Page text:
Sunday, December 08, 2013


AS A WRITER, HAVE YOU EVER PAINTED YOUR PROTAGONIST into a corner, with no idea of how to get them out of the trouble they’re in? Or do you sense those corners ahead, and avoid them? If the former, good for you. You’ve likely led your reader along to this difficult place. If the latter - that you tend to shy away from allowing some of the worst things to happen to your characters, don't. This is the stuff of engaging reading. Push yourself harder, give it some thought, and come up with something original and unexpected. Now do it again, and again, and again, each time making the situation more serious. This is how you build dramatic tension.

The slush pile is a great educator for learning how ‘not ‘ to handle any number of fictional elements. The following are some of the errors I’ve seen that limit, weaken, or outright kill dramatic tension: 

1.       You Should Have Been There: your protagonist is a bystander, reporting terrible events that happened to him after the fact, or those that happened to a secondary character (but luckily, not to the protagonist). After the fact or second-hand reporting removes immediacy. To illustrate my point, which would be more involving to hear? A character, relating what occurs moment by moment, as they watch an oncoming semi veer into their path, or them, describing the crash later, after they’re out of the hospital? Readers live vicariously through our protagonists. Give them a visceral, exciting experience.When you report second-hand, your dramatic tension is zero.
2.       Day-in-the-Life:  the plot meanders along, offering a snapshot of the protagonist’s story. Usually, the writer is working strongly from theme, or they're trying to present an entertaining (or sad) character.This type of story works better for novel length fiction, where it has time to pursue the strangeness or quirkiness of a character and his situation. Think The Big Lebowski. Even though the movie is about a stranger time in Dude's life than usual, it has enough room to present a rising set of unfortunate and crazy events. We're left at the end of the movie feeling entertained, and suspecting that Dude's life will carry on, no doubt with new and more insane things happening.
3.      No problem: when the plot gets interesting because some problem occurs to the protagonist, the writer solves it too easily, or the story ends. This is a case of dramatic build-up with no satisfying finish. This is more of a problem in short fiction than long.
4.      Predictability: the events lead the reader to guess the end, and they’re right. Avoid being predictable by doing the unpredictable (but keep in mind the unpredictability must be in keeping with your characters’ abilities and temperament, and it must be plausible for the situation). If an outcome only makes sense to occur as you’ve plotted it, then stay the course, but alter it slightly. Throw in a surprise. Be careful not to be too obvious with any foreshadowing (or once again, you'll become too predictable).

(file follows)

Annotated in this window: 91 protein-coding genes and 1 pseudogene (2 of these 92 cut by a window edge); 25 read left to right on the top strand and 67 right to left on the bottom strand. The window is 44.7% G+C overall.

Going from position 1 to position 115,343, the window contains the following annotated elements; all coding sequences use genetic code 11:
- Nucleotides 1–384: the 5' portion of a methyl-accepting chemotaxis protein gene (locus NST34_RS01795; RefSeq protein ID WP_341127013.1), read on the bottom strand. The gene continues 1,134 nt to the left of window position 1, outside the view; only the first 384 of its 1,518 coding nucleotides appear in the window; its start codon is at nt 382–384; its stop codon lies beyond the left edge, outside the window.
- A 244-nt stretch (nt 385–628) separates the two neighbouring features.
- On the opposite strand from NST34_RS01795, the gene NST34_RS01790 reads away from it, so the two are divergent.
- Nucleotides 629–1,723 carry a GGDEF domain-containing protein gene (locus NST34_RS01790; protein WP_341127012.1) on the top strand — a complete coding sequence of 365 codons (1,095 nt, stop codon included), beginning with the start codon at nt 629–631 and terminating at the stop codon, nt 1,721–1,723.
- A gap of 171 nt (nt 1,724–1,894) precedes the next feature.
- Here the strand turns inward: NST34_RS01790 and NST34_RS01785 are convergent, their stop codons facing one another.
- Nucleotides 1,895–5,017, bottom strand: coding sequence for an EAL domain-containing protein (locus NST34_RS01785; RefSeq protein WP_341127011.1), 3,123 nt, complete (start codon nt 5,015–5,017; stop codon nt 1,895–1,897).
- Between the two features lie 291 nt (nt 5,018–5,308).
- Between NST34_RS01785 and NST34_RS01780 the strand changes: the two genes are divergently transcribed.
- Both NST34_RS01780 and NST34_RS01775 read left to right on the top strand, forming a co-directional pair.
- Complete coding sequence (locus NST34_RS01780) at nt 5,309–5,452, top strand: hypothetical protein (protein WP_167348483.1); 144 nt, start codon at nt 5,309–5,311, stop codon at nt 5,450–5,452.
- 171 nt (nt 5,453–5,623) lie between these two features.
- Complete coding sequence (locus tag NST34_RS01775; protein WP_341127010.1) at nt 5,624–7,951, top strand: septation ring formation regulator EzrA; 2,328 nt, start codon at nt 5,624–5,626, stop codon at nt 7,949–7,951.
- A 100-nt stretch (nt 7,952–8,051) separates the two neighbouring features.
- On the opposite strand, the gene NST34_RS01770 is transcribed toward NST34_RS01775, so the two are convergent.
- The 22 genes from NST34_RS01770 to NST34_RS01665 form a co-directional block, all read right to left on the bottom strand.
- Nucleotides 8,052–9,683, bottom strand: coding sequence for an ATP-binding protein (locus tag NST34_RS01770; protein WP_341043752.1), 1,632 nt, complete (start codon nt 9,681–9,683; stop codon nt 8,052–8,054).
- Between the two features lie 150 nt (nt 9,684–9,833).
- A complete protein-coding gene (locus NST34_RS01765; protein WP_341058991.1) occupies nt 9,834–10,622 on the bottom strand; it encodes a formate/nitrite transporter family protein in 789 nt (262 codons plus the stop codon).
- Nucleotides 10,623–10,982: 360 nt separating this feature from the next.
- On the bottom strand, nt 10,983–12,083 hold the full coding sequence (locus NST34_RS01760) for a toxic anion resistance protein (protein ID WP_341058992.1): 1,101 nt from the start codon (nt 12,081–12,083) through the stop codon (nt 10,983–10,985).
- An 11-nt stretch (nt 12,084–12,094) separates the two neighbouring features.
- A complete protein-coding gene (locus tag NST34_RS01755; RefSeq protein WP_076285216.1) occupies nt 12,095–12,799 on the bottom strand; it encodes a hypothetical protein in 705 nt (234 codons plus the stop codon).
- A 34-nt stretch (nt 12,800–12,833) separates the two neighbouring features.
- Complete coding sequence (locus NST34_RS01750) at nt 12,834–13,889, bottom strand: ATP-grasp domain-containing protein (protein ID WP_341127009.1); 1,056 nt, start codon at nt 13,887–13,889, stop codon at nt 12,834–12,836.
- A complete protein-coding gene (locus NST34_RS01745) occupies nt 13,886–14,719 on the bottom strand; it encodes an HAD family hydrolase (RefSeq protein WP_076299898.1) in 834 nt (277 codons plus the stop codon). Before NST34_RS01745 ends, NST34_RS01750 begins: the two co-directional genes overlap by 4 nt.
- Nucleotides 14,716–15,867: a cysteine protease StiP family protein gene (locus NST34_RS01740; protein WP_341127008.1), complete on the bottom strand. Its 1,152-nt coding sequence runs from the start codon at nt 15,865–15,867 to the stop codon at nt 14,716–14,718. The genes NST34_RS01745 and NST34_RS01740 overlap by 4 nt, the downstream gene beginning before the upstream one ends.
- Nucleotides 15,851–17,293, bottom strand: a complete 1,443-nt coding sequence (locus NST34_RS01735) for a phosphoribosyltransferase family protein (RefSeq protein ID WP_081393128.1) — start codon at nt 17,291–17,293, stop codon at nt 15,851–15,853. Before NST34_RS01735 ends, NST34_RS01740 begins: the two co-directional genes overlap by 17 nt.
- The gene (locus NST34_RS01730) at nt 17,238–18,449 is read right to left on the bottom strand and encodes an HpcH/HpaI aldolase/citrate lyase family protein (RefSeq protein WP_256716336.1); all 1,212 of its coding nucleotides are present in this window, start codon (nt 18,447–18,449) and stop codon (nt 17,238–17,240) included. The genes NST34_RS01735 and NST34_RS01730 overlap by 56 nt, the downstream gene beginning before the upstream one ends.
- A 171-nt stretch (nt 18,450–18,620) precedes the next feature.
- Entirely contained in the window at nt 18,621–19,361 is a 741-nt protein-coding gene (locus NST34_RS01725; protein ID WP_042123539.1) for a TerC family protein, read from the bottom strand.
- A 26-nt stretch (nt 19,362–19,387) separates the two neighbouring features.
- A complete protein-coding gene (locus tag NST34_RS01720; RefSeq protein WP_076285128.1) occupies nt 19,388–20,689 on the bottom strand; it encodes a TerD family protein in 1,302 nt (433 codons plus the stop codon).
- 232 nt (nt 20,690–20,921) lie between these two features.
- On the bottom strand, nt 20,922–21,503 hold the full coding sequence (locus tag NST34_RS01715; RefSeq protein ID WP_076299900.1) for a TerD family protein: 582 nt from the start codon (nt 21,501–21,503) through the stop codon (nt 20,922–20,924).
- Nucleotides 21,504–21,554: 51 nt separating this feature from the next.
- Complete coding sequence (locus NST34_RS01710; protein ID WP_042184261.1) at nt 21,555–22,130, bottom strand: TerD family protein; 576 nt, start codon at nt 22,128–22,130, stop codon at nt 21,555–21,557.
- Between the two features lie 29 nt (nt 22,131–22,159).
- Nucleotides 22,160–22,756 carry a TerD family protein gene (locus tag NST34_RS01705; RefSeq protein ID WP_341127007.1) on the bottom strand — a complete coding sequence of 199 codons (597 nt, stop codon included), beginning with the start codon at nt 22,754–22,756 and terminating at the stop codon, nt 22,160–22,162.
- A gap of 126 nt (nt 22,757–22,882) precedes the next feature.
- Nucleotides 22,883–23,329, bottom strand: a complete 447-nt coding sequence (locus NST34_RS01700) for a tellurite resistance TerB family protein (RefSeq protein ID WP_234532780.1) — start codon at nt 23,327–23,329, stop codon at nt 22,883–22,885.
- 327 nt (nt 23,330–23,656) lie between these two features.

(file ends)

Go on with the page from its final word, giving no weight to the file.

5.   Lack of motivation: whenever I falter when writing a scene, I ask myself, "What, in this moment, does my protagonist really want? How is he being thwarted?" Usually, motivation, or the lack of a reason to drive the scene, is the problem. I find if I make my character's motivations clearer and more direct, the scene and story are stronger.

So, if those five above are about what not to do, what can you do? How do you ramp up your Dramatic Tension?

1.      Urgency:  a problem that needs to be solved in a specific (and often impossibly short) length of time, creates tension. More tension results when the problem is solved, but with unforeseen and worse results - which makes the situation even more desperate and urgent.
2.      Uncertainty:  when your protagonist doesn’t understand the danger they are in (but the reader does) suspense is raised each time something new, strange, and progressively worse occurs. Think of Stephen King’s The Shining.
3.       Lack of Control: related to point #2 above (uncertainty), the more vulnerable your protagonist is, the greater your reader’s concern. If things are happening beyond their control and they must deal with it, tension builds.
4.      Locking Horns: this should be an obvious one. When a protagonist and antagonist have desires that are diametrically opposed, tension builds, especially if the writer presents what they do to outmaneuver each other (and those things become progressively more serious/dangerous/worse) until there's an ultimate clash.
5.      Raise the Stakes:  if your protagonist wants something, give him a serious reason to want it. If you can, give him more than one reason to make his situation (and character) even more complex. The highest stakes involve matters of life and death, but life and death aren’t always literal. Dreams and self-esteem die, as well as people. When it matters hugely to your protagonist to get what he wants, or to prevent what he doesn’t, it will also matter to your reader. The key here is to think in terms of your protagonist's personal investment and why he is invested. The more invested and relate-able to the human condition, the greater the reader's sympathetic connection.

My bottom line regarding dramatic tension? Your motivation should be about making your work as interesting, immediate, and arresting as possible for the reader. Threat and conflict create engagement, where the cost of losing is high, things go from bad to worse, and nothing is easily won.

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